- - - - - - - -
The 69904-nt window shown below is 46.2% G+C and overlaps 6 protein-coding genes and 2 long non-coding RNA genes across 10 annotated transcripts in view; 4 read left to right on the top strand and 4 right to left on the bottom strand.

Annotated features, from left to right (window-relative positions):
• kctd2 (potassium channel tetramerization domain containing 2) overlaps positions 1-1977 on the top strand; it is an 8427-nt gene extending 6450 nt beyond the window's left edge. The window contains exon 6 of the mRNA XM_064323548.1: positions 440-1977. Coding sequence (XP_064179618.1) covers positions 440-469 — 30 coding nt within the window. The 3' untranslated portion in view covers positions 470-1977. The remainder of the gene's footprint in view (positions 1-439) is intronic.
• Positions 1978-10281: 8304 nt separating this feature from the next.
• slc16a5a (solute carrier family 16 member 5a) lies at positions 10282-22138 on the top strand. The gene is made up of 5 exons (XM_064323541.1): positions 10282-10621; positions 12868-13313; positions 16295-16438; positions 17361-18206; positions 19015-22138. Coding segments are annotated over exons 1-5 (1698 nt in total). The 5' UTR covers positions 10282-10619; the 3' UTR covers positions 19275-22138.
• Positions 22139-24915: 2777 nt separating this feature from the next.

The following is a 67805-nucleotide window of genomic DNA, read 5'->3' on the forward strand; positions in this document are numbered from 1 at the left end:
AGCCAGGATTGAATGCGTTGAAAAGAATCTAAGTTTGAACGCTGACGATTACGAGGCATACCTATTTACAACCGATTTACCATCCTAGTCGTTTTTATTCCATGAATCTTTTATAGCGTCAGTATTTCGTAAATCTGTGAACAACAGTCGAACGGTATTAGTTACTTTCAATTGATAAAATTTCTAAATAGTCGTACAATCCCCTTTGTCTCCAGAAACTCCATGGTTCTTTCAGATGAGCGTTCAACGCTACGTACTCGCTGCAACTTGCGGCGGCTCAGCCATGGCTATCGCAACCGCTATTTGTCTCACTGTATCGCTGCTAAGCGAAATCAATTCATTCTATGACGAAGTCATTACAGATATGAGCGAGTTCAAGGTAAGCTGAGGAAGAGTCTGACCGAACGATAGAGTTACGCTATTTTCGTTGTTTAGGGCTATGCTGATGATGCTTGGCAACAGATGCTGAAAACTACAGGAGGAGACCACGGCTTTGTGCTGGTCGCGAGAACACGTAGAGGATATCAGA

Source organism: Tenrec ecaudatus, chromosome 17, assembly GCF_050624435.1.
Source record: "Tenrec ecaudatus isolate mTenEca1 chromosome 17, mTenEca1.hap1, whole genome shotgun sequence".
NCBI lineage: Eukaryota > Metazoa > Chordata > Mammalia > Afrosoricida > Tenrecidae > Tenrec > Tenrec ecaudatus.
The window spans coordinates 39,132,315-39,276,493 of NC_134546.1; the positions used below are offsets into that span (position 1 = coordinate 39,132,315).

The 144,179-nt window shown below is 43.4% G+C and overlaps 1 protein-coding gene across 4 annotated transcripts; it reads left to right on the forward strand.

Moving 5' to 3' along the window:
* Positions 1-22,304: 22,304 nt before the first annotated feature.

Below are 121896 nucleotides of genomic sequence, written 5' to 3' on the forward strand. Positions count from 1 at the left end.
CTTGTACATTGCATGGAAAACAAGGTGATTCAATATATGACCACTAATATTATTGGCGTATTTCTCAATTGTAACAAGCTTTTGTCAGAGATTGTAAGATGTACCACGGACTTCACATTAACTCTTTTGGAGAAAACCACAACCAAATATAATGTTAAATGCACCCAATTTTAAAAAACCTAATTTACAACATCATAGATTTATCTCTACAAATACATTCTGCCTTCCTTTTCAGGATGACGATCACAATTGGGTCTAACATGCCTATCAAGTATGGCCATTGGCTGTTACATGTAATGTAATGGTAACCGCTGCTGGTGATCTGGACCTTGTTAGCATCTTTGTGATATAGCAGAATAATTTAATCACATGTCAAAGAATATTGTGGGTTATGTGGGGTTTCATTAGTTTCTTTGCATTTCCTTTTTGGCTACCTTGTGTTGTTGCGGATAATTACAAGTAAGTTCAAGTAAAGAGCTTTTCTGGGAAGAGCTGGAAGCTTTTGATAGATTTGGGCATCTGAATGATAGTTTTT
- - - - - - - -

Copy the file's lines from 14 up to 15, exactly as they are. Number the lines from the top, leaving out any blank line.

Moving 5' to 3' along the window:
* Positions 1-22,304: 22,304 nt before the first annotated feature.